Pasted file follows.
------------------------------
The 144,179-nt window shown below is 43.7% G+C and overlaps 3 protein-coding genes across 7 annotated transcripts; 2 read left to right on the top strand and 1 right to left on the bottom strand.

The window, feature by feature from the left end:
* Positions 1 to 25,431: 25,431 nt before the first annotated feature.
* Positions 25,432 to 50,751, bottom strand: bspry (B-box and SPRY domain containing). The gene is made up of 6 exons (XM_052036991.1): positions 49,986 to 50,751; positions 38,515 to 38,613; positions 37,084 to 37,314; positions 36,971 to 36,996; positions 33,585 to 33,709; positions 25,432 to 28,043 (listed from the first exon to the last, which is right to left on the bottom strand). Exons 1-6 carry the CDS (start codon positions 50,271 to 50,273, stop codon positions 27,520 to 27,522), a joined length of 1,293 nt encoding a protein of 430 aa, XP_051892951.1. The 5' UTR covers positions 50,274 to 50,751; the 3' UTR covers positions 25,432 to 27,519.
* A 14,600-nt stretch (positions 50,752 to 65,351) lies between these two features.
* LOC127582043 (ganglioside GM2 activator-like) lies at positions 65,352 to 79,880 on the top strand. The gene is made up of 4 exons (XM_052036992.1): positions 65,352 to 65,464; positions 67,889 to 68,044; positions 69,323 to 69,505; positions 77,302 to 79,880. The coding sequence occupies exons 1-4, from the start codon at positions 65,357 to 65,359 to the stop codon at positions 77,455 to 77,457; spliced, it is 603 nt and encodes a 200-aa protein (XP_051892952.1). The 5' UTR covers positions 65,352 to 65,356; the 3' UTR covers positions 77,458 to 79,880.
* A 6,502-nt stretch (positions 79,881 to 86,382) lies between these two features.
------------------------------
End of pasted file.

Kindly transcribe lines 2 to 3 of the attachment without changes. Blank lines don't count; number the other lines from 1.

The window, feature by feature from the left end:
* Positions 1 to 25,431: 25,431 nt before the first annotated feature.